FWIW, the Sidley NY office keeps summer classes smaller and people at all levels have stated that they expect anyone who doesn't leave for personal reasons to have a very realistic shot at partner. There are like 900 reasons to take this with a grain of salt (e.g., what is the difference between leaving for personal reasons and leaving bc you know you can't make partner), but at the very least it says something about the way the firm views associates. I'd imagine this culture extends to the Chicago management.

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Re: Sidley v. Kirkland for Corporate in Chicago

Postby Anonymous User » Fri Sep 23, 2011 3:26 pm

Sidley people tell you that their corporate dept is right there w/ Kirkland, & they do a lot of work that Kirkland doesn't do (e.g. hedge fund work). Kirkland people will say that their corporate dept is way better & stronger than Sidley's. Kirkland will openly tell you that they pay more than virtually any other law firm, but they also work harder & are more aggressive than just about anyone else.

In the course of my NY interviews, I can tell you that elite NY firms respect Kirkland's corporate practice (centered on private equity), but they do not really respect any other Chicago law firm's corporate department (including Sidley, even though it has a big office in NY).

On the culture difference, Kirkland's system is designed to separate the best associates from the laggards. The best partners & work flow to the best associates. This breeds one of the most competitive atmospheres in BigLaw. But the elite folks at Kirkland are rockstars in the legal industry. So Kirkland is more in the mold of a "high risk, high reward" type of firm culture for associates.

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Re: Sidley v. Kirkland for Corporate in Chicago

Postby Anonymous User » Fri Sep 23, 2011 3:40 pm

Anonymous User wrote:Sidley people tell you that their corporate dept is right there w/ Kirkland, & they do a lot of work that Kirkland doesn't do (e.g. hedge fund work). Kirkland people will say that their corporate dept is way better & stronger than Sidley's. Kirkland will openly tell you that they pay more than virtually any other law firm, but they also work harder & are more aggressive than just about anyone else.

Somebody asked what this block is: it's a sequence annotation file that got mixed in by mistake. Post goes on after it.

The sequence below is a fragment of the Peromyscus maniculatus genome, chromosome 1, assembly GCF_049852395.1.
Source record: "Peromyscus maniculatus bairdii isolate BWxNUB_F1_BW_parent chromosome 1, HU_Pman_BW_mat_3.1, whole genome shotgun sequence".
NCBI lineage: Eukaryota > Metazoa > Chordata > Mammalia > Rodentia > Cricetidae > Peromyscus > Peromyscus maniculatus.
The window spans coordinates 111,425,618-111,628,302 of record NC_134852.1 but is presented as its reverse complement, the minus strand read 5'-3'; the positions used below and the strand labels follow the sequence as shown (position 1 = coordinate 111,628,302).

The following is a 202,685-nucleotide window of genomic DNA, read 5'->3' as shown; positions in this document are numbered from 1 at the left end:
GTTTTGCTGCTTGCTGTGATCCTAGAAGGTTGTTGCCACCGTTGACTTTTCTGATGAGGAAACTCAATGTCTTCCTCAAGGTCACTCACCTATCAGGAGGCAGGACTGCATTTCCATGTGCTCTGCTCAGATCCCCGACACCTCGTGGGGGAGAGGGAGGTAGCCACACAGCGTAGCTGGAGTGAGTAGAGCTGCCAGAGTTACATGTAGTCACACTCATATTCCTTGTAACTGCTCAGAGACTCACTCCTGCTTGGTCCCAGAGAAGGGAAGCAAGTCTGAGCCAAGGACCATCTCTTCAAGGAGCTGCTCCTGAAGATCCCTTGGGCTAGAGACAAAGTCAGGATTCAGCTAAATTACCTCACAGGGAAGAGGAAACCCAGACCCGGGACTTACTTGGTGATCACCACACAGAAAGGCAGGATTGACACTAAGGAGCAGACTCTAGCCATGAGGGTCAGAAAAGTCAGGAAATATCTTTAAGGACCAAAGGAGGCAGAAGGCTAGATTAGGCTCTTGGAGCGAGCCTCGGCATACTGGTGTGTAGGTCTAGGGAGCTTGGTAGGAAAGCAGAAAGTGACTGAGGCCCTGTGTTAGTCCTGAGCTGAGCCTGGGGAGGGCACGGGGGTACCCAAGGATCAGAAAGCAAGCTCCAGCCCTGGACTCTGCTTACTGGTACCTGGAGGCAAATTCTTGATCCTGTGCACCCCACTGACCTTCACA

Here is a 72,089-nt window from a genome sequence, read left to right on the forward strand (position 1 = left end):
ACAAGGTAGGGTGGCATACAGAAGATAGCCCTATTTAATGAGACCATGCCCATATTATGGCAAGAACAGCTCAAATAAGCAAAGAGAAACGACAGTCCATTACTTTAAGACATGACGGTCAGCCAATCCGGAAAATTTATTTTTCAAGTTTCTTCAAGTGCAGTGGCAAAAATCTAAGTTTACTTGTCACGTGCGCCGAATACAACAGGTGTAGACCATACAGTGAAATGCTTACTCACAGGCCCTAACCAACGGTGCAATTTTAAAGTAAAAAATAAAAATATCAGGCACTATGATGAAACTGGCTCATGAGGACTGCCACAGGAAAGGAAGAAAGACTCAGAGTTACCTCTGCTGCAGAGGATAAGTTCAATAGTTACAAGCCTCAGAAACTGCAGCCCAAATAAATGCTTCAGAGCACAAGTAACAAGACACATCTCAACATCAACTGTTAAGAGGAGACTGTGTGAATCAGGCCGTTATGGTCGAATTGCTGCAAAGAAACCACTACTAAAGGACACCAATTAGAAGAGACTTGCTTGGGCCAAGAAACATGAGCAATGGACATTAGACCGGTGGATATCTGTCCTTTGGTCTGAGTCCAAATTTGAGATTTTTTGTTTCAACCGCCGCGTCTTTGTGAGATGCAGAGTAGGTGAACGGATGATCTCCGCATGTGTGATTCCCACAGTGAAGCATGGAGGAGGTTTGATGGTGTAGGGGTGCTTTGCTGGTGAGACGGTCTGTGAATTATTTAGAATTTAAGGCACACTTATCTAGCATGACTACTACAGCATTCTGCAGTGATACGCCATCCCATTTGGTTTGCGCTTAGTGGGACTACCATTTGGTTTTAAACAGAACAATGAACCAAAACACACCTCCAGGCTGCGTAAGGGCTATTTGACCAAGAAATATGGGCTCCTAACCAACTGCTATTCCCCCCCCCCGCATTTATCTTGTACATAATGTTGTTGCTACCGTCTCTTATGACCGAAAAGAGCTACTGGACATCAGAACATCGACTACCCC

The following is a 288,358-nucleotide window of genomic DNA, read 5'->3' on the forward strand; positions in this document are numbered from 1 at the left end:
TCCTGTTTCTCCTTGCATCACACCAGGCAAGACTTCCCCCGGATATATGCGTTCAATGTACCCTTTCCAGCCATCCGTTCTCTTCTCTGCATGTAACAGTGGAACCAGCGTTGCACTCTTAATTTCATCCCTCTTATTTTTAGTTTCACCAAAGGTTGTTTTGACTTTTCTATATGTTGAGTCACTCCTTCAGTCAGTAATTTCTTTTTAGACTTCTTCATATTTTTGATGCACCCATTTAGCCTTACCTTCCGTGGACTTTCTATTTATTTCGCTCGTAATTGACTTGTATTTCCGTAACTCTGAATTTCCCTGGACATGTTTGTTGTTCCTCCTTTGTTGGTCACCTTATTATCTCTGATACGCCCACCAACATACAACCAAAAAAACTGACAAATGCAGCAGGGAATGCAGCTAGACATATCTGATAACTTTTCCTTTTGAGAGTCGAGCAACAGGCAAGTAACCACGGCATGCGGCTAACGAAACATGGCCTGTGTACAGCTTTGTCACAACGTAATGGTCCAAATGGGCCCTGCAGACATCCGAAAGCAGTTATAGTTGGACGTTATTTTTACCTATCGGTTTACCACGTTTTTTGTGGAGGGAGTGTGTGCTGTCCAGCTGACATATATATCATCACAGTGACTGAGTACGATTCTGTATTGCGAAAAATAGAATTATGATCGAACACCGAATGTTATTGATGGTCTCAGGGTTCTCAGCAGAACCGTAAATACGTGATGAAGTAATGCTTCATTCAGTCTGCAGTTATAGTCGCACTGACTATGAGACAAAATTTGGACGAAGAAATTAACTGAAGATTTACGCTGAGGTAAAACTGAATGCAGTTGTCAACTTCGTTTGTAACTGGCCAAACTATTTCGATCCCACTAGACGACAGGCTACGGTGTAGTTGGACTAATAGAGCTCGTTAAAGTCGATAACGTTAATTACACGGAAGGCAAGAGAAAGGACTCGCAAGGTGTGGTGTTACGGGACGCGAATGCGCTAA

In the course of my NY interviews, I can tell you that elite NY firms respect Kirkland's corporate practice (centered on private equity), but they do not really respect any other Chicago law firm's corporate department (including Sidley, even though it has a big office in NY).

On the culture difference, Kirkland's system is designed to separate the best associates from the laggards. The best partners & work flow to the best associates. This breeds one of the most competitive atmospheres in BigLaw. But the elite folks at Kirkland are rockstars in the legal industry. So Kirkland is more in the mold of a "high risk, high reward" type of firm culture for associates.


So did you like, ask partners what they thought of Chicago law firms' corporate departments during your NY interviews?

Remember that anecdotes (including Vault's) are not particularly useful in choosing between firms. Ask about a firm's clients, look at its Chambers rankings, and do your best to discern which group of people you would rather spend your time working with. We can throw anecdotes at each other all day, but the fact of the matter is that outside of the few elite of the elite firms - and I don't think anyone is arguing that either Sidley or Kirkland = Wachtell et al - you're going to have the chance to work on high-level matters with very smart lawyers at any of the big firms. The differences between, for example, Kirkland and Sidley in Chicago is minute when it really comes down to it, and your exit opportunities are going to depend on you and the work you do, not where you do it (at this level).

In the end, Sidley and Kirkland both excel in different practice areas. Make your decision based on this and on their respective cultures and compensation models. Don't make it based on vault rankings or what anonymous people on this board think is the more "prestigious" firm.